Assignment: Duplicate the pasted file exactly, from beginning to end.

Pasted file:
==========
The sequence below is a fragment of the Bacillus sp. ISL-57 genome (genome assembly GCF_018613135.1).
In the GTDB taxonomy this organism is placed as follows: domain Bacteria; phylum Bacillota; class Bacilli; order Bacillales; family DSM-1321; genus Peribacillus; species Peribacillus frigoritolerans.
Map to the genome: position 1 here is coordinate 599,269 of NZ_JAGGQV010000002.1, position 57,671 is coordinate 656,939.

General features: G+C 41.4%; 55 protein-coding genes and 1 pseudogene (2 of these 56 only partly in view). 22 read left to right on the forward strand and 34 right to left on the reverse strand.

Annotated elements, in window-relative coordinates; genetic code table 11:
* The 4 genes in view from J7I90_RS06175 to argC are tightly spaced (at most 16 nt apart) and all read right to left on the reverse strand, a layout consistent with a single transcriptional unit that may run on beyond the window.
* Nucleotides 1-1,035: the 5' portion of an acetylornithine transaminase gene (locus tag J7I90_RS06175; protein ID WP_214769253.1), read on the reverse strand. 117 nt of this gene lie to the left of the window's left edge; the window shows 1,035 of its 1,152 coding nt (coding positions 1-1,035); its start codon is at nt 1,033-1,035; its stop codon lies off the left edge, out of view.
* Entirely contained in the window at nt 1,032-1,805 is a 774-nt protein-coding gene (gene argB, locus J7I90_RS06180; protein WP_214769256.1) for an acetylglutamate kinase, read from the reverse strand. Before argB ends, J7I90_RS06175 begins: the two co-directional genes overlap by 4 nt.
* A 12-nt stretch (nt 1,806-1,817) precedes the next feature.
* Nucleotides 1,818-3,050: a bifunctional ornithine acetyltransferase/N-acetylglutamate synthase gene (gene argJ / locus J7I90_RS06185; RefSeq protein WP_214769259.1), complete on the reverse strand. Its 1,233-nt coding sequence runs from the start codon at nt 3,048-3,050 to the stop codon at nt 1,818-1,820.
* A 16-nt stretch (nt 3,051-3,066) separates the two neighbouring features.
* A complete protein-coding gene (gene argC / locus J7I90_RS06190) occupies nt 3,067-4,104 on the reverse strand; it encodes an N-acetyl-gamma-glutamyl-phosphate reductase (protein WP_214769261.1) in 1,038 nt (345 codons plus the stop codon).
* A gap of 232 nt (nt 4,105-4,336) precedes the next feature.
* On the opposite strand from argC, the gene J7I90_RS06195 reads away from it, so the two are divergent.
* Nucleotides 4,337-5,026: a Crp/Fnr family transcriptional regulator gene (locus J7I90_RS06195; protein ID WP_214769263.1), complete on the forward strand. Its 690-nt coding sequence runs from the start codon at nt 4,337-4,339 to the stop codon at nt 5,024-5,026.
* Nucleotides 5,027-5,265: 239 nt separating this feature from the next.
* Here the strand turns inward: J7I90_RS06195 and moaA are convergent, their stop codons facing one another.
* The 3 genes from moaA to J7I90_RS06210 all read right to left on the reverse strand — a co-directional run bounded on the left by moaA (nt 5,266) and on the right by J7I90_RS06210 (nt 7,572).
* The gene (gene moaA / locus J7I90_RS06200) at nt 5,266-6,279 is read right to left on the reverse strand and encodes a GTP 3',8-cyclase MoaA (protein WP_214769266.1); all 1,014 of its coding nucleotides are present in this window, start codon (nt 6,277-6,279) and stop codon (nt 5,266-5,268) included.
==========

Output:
The sequence below is a fragment of the Bacillus sp. ISL-57 genome (genome assembly GCF_018613135.1).
In the GTDB taxonomy this organism is placed as follows: domain Bacteria; phylum Bacillota; class Bacilli; order Bacillales; family DSM-1321; genus Peribacillus; species Peribacillus frigoritolerans.
Map to the genome: position 1 here is coordinate 599,269 of NZ_JAGGQV010000002.1, position 57,671 is coordinate 656,939.

General features: G+C 41.4%; 55 protein-coding genes and 1 pseudogene (2 of these 56 only partly in view). 22 read left to right on the forward strand and 34 right to left on the reverse strand.

Annotated elements, in window-relative coordinates; genetic code table 11:
* The 4 genes in view from J7I90_RS06175 to argC are tightly spaced (at most 16 nt apart) and all read right to left on the reverse strand, a layout consistent with a single transcriptional unit that may run on beyond the window.
* Nucleotides 1-1,035: the 5' portion of an acetylornithine transaminase gene (locus tag J7I90_RS06175; protein ID WP_214769253.1), read on the reverse strand. 117 nt of this gene lie to the left of the window's left edge; the window shows 1,035 of its 1,152 coding nt (coding positions 1-1,035); its start codon is at nt 1,033-1,035; its stop codon lies off the left edge, out of view.
* Entirely contained in the window at nt 1,032-1,805 is a 774-nt protein-coding gene (gene argB, locus J7I90_RS06180; protein WP_214769256.1) for an acetylglutamate kinase, read from the reverse strand. Before argB ends, J7I90_RS06175 begins: the two co-directional genes overlap by 4 nt.
* A 12-nt stretch (nt 1,806-1,817) precedes the next feature.
* Nucleotides 1,818-3,050: a bifunctional ornithine acetyltransferase/N-acetylglutamate synthase gene (gene argJ / locus J7I90_RS06185; RefSeq protein WP_214769259.1), complete on the reverse strand. Its 1,233-nt coding sequence runs from the start codon at nt 3,048-3,050 to the stop codon at nt 1,818-1,820.
* A 16-nt stretch (nt 3,051-3,066) separates the two neighbouring features.
* A complete protein-coding gene (gene argC / locus J7I90_RS06190) occupies nt 3,067-4,104 on the reverse strand; it encodes an N-acetyl-gamma-glutamyl-phosphate reductase (protein WP_214769261.1) in 1,038 nt (345 codons plus the stop codon).
* A gap of 232 nt (nt 4,105-4,336) precedes the next feature.
* On the opposite strand from argC, the gene J7I90_RS06195 reads away from it, so the two are divergent.
* Nucleotides 4,337-5,026: a Crp/Fnr family transcriptional regulator gene (locus J7I90_RS06195; protein ID WP_214769263.1), complete on the forward strand. Its 690-nt coding sequence runs from the start codon at nt 4,337-4,339 to the stop codon at nt 5,024-5,026.
* Nucleotides 5,027-5,265: 239 nt separating this feature from the next.
* Here the strand turns inward: J7I90_RS06195 and moaA are convergent, their stop codons facing one another.
* The 3 genes from moaA to J7I90_RS06210 all read right to left on the reverse strand — a co-directional run bounded on the left by moaA (nt 5,266) and on the right by J7I90_RS06210 (nt 7,572).
* The gene (gene moaA / locus J7I90_RS06200) at nt 5,266-6,279 is read right to left on the reverse strand and encodes a GTP 3',8-cyclase MoaA (protein WP_214769266.1); all 1,014 of its coding nucleotides are present in this window, start codon (nt 6,277-6,279) and stop codon (nt 5,266-5,268) included.